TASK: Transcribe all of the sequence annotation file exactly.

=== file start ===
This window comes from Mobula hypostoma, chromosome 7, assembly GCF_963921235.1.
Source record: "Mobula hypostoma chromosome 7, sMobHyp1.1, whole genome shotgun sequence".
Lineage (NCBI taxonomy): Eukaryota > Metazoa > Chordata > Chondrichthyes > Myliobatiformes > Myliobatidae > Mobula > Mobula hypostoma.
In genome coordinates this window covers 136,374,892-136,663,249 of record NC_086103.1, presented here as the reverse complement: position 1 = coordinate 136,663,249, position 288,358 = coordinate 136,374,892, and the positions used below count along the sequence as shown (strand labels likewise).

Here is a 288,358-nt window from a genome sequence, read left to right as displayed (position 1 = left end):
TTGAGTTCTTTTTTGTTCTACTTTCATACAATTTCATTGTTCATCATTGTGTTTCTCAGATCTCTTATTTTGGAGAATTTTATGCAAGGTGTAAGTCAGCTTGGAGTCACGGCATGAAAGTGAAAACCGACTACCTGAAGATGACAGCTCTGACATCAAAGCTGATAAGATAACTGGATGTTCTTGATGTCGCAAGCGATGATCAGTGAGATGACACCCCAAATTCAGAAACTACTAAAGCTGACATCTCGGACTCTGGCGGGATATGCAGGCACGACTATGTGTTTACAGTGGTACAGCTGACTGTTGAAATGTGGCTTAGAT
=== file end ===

This window comes from Mobula hypostoma, chromosome 7, assembly GCF_963921235.1.
Source record: "Mobula hypostoma chromosome 7, sMobHyp1.1, whole genome shotgun sequence".
Lineage (NCBI taxonomy): Eukaryota > Metazoa > Chordata > Chondrichthyes > Myliobatiformes > Myliobatidae > Mobula > Mobula hypostoma.
In genome coordinates this window covers 136,374,892-136,663,249 of record NC_086103.1, presented here as the reverse complement: position 1 = coordinate 136,663,249, position 288,358 = coordinate 136,374,892, and the positions used below count along the sequence as shown (strand labels likewise).

Here is a 288,358-nt window from a genome sequence, read left to right as displayed (position 1 = left end):
TTGAGTTCTTTTTTGTTCTACTTTCATACAATTTCATTGTTCATCATTGTGTTTCTCAGATCTCTTATTTTGGAGAATTTTATGCAAGGTGTAAGTCAGCTTGGAGTCACGGCATGAAAGTGAAAACCGACTACCTGAAGATGACAGCTCTGACATCAAAGCTGATAAGATAACTGGATGTTCTTGATGTCGCAAGCGATGATCAGTGAGATGACACCCCAAATTCAGAAACTACTAAAGCTGACATCTCGGACTCTGGCGGGATATGCAGGCACGACTATGTGTTTACAGTGGTACAGCTGACTGTTGAAATGTGGCTTAGAT